Back to Top | Article Outline

Plasma Lactate Accumulation and the Lactate Threshold (LT)

Within each gender group, the rate constants describing the increase in plasma [La] relative to workload were not different between CFS patients and controls (male subjects: CFS, 0.030 ± 0.011; controls, 0.029 ± 0.011; female subjects: CFS, 0.046 ± 0.035; controls, 0.036 ± 0.020). The V̇O2 at the LT in each gender group, whether expressed in mL·kg−1·min−1 or as a percentage of V̇O2max, was not different between CFS patients and controls (Table 5). Similarly, the HR and power output at the LT were not different between CFS patients and controls within each gender group.

Table 5

Table 5

Back to Top | Article Outline


The results from the present study strongly suggest that both maximal oxygen uptake and lactate metabolism are normal in CFS patients of both genders and cannot explain the undue fatigue they experience during and after exercise. It should be emphasized that these two variables are not the only determinants of exercise performance (1), which, on clinical grounds, is well recognized to be impaired in CFS patients, with a reduced exercise time to exhaustion being a common finding (8,11,23,26,30). Unfortunately, a valid assessment of performance in CFS patients is difficult to obtain because laboratory tests, where subjects exercise at a given intensity until exhaustion, lack sufficient precision to discriminate between sedentary subject groups (16).

With regard to V̇O2max, the variance between the present results and the common finding in previous studies of reductions in V̇O2max of up to 38% could have two explanations. First, it is well known that V̇O2max (mL·kg−1·min−1) is ∼20% lower in female subjects (22), a finding confirmed in both CFS patients and control subjects in the present study. Therefore, the pooling of male and female data makes any reported differences from sedentary controls difficult to interpret, and even more so where the gender balance has been unequal between the patient and control groups (8,11). Only two studies have analyzed their V̇O2max data on a gender basis and both reported lower values in CFS patients (6,26). Second, most previous studies have not employed test protocols and methods of interpretation regarded as essential for the valid assessment of V̇O2max (4). In particular, the well-established endpoints for a maximal effort during incremental exercise and acceptance of a given V̇O2 as a maximal value have not been met in most studies (6,8,11,23). Furthermore, because CFS patients do not have defined or life-threatening cardiorespiratory pathology, the employment of symptom-limited protocols (23,26) and avoidance of vocal exhortation as maximal effort is approached (26) seem unwarranted and will make it less likely for a given subject to reach true V̇O2max. This was reinforced in the present study where the criteria identifying a maximal effort were achieved to an equal degree by CFS patients and their healthy sedentary controls.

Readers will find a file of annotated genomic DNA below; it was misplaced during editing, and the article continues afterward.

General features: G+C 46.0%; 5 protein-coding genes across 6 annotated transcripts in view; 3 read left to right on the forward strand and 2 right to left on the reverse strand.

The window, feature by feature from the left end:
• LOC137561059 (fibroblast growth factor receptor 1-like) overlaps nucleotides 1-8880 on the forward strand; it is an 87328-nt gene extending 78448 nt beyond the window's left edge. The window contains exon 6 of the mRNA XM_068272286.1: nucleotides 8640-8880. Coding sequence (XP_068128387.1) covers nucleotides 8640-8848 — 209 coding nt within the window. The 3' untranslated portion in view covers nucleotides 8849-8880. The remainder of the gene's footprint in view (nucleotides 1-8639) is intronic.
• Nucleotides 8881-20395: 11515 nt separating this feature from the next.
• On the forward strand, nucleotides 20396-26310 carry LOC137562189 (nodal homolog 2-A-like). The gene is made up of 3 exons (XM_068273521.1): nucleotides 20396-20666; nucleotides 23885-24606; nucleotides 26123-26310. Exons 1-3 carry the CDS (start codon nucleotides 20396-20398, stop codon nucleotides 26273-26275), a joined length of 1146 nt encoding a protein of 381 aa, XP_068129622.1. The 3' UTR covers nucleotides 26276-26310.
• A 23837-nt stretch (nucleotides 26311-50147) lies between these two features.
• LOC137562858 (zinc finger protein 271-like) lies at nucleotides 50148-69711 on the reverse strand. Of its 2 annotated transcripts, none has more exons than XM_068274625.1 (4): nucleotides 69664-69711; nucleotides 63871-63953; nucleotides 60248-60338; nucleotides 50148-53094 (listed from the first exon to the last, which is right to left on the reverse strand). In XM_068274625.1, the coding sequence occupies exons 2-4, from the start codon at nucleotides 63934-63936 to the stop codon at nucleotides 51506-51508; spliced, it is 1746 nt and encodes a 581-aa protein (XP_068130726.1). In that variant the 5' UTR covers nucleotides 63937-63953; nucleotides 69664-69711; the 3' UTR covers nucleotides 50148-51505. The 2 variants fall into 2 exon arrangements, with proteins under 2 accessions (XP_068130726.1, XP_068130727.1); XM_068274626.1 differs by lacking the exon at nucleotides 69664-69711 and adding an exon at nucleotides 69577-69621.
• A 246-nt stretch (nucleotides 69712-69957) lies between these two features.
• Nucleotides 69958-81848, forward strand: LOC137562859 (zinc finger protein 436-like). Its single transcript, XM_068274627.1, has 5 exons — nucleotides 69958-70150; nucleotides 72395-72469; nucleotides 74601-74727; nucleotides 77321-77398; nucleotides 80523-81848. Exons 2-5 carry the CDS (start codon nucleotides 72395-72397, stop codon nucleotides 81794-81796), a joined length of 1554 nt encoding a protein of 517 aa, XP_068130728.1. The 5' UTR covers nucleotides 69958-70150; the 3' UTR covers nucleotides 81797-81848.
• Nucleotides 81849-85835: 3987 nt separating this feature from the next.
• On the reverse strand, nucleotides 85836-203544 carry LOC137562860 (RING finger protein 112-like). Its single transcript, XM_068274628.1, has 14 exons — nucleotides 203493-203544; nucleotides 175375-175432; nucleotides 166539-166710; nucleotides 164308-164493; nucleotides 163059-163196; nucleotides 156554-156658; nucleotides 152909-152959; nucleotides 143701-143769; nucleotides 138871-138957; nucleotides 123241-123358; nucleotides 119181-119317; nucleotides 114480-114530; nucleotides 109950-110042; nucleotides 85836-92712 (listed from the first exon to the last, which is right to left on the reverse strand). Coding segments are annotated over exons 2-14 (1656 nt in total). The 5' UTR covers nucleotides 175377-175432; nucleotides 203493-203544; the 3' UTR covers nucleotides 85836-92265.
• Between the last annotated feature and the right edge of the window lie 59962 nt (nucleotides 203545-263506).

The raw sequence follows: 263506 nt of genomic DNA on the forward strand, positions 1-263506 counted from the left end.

The finding of similar values for V̇O2max in CFS patients and healthy sedentary controls does not necessarily imply that exercise performance will be similarly matched (24). This is acknowledged in most exercise testing protocols by obtaining an additional exercise capacity index in the companion measurement of the LT. This measurement defines the percentage of V̇O2max that can be accessed before the onset of progressive lactic acid accumulation and is regarded as a better predictor of capacity for endurance performance than V̇O2max (5,24). Although a leftward shift of the LT with an earlier onset of lactic acidosis has been suggested in CFS patients (21), the gas exchange threshold, an indirect estimate of the onset of metabolic acidosis, was found to be normal in a study by Sisto et al. (26). This latter finding was supported in the present study where the LT was measured directly and found to be not different between CFS patients and controls. Furthermore, within each gender group, the rate of plasma lactate accumulation during incremental exercise, the postexercise peak plasma [La], and the time to peak also were not different, indicating that excessive lactic acidosis is not a mechanism of fatigue in these patients despite suggestions to the contrary (21,30).